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Fighting Produce-flation; Tomatoes and Peppers

If truth be told, you'll save more money and better protect yourself against store shortages by growing crops that produce the biggest bounty per square foot, like peas and leafy greens in the Spring and beans in the Summer. You'll also get better quality peas and green beans than you would in any produce section, as these crops have to be hand-harvested and are often left on the vine too long in commercial growing.

When you grow your own, you can pick them young and enjoy them the same day. So instead of getting the equivalent of the 99 cents a pound string beans that are tough and stringy, you'll be picking them young and slender; the kind that sells for four times as much at the market. You've never really tasted a super-sweet snow pea, snap pea, or sublimely tasty green bean until you grow your own.

Tomatoes? Depends on how much room you have. The super-tasty and often-heirloom indeterminate types need to be restrained inside a two-foot diameter cage made of welded wire with a foot of open space all around for airflow or the equivalent (no chicken wire!). Better behaved determinate or 'bush' varieties will produce more fruits in much less space. Some of the newer 'dwarf-bush' types like my new favorite Tasmanian Chocolate have a flavor that often rivals the massively vined indeterminates, and yet they can be grown in a medium-to-large size container.

I will personally continue to grow a couple of the indeterminates, if only for bragging rights--the sunset-colored beauty of a Striped Marvel, the naturally smoky flavor of a Black Krim, or the sheer massiveness of a Radiator Charlie's Mortgager Lifter (tomatoes the size of a child's head!). You should grow a few of these as well, especially if you have a lot of garden space, because these tomatoes are art, not commerce. Biting into one fresh in the field is like taking a bite of summer itself.

But let's go back to saving money. I always grow a lot of paste tomatoes (sometimes called 'plum', 'sauce' or Roma) with the goal of putting up enough tomato sauce to last me through the following year's harvest. Paste tomatoes have few seeds and little juice, making them ideal for this kind of preservation. Be sure to also grow lots of basil and/or oregano to go into the sauce (a finished pint of which makes a GREAT gift!).

'Roma' is the original paster. San Marzano (or the improved Super San Marzano) also makes excellent sauce. And new in my garden this year is Ukrainian Purple, described as "plum shaped purple-red fruits with excellent flavor". I just discovered they're indeterminate (as is San Marzano) so caged they will be. (Romas are well behaved determinates.)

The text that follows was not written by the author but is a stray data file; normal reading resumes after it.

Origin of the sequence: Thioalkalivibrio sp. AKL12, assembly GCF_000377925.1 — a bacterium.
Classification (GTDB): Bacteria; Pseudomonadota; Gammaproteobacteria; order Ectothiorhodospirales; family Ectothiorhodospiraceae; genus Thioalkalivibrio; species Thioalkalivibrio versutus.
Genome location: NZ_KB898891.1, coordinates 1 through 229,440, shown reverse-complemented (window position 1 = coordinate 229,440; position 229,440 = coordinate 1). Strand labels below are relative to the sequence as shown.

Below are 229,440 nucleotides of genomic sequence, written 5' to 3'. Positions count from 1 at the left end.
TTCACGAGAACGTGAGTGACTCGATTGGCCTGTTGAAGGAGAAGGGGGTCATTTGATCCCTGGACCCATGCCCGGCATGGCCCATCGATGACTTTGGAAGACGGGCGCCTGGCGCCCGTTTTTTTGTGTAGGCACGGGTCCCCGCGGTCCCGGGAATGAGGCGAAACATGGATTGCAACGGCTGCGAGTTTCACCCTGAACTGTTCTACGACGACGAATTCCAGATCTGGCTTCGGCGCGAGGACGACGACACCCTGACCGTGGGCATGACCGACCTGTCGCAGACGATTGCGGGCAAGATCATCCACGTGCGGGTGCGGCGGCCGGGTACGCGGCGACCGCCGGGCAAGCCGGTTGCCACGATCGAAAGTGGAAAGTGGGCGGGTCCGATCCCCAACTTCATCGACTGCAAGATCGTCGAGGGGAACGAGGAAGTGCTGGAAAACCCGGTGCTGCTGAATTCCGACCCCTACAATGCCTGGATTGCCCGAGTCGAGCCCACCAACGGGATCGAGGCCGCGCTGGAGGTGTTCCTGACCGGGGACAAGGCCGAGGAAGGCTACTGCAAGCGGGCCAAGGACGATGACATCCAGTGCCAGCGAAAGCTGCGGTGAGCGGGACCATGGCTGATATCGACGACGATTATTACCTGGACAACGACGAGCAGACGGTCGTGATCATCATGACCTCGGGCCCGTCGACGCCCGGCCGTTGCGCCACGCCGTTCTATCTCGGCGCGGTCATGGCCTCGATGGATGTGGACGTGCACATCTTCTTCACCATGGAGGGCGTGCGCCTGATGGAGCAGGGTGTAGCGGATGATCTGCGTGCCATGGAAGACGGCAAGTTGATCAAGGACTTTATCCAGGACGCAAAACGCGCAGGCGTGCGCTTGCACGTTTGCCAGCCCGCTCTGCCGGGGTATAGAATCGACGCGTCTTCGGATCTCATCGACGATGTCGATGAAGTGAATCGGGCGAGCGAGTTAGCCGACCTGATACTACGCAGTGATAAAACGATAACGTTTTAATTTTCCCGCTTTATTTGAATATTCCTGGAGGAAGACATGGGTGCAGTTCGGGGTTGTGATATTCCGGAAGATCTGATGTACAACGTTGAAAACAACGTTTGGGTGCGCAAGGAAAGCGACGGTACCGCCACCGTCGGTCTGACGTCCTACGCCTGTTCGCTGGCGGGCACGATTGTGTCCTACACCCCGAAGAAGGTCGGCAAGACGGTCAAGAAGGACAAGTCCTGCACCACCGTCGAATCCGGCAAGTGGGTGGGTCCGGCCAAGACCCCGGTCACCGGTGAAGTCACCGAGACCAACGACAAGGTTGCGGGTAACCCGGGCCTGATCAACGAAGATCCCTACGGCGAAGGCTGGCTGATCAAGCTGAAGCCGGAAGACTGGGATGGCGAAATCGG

Extremely Important: Check the 'days to maturity' listing before you fall in love with a specific tomato. Some of the best heirloom varieties take a long season to produce their first fruits, while determinates ripen up in much less time. If you're located on a line from where I garden in Eastern PA to the Rockies, or further North in the mid-Atlantic, be realistic and don't try and grow a 110-day tomato.

Same with peppers. The classic big blocky sweet bell pepper you see in markets is California Wonder or a similar variety. This heirloom pepper plant tops out at around two feet, but the fruits are heavy and require strong support. Although yellow and orange varieties are available, the classic CW ripens to red 80 days from transplant. Not 80 days from seeding; 80 days from the time you transplant two-month-old seedlings into warm soil. And that's just for the first one to ripen, so be seasonally conscious.

Other sweet peppers worth growing are the non-bell-shaped Gypsy, Marconi, and the elongated Italian Frying Peppers. For short seasons or container gardens, I highly recommend varieties in the 'mini-bell' family, like Baby Belle and Yum Yum, which ripens up a mere 55 days after transplant. Sometimes called 'snacking peppers', the plants produce their tasty treats early and often.

Big Note #1: Most of us who start our plants from seed tend to do it all at once (well, I do anyway), despite the fact that most plants tend to grow at different rates. An extreme example is peppers vs tomatoes. Tomatoes being started from seed grow tall faster than any other plant I know, requiring the seed starter to constantly adjust their grow lights. Peppers prefer warmer bottom heat to germinate, and then grow slooowly, making them frustratingly small at planting time.

I will attempt to rectify this issue by starting my peppers earlier than ever. I typically start all my plants when the Philadelphia Flower Show ends, which will be March 12 this year; and that's when I WILL start my tomatoes. But to try and get an earlier harvest, I'm going to start pepper seeds around February 1st. At least they'll be a decent size when they go outside.

I'd say that only leaves hot peppers to discuss, but it also leaves out eggplant, potatoes, onions (which have skyrocketed in price lately), herbs and lotsa other stuff. So right now I'm torn. Should I do one more article on how to choose the best varieties for you and your family? Or direct you to our vast archive of articles at the Gardens Alive website for that info and move on topic wise?

Stay tuned for the Bat-answer, kats and kittens!

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